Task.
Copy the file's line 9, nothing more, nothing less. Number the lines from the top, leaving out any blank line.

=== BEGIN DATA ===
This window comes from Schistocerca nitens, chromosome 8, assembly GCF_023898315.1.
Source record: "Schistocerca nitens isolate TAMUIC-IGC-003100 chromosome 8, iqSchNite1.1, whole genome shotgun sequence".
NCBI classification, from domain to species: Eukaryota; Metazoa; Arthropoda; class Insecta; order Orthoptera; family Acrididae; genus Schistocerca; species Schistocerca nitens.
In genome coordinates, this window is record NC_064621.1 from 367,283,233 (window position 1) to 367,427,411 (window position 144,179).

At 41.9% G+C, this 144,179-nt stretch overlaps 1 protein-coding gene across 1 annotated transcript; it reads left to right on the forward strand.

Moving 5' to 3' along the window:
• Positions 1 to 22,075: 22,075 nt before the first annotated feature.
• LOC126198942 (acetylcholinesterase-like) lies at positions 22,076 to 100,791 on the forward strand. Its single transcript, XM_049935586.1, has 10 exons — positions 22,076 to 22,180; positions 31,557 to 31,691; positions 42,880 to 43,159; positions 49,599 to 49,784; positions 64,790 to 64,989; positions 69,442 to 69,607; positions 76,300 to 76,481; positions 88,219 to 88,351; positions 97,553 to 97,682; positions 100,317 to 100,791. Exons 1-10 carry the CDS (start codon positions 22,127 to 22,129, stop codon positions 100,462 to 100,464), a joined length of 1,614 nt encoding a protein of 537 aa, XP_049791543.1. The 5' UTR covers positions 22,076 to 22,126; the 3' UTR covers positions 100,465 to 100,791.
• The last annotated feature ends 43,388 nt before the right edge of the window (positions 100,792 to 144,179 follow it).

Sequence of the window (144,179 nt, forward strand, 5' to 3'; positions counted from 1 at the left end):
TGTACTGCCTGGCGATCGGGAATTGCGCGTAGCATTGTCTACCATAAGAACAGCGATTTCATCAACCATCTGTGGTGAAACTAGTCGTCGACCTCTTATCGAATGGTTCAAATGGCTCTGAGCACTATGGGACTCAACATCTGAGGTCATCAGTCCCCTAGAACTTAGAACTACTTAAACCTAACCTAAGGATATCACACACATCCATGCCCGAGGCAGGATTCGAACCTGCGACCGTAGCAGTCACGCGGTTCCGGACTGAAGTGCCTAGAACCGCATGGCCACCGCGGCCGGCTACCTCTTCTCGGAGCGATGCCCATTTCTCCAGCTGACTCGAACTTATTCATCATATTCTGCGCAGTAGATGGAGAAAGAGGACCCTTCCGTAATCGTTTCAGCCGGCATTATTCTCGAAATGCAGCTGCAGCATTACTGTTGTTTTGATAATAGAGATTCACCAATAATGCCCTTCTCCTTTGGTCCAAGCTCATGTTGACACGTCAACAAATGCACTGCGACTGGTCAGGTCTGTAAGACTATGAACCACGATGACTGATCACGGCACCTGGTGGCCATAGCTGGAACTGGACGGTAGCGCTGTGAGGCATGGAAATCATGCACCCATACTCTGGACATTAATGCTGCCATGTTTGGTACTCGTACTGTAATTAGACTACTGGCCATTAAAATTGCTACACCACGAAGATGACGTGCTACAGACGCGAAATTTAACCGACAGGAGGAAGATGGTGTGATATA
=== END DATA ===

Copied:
• The last annotated feature ends 43,388 nt before the right edge of the window (positions 100,792 to 144,179 follow it).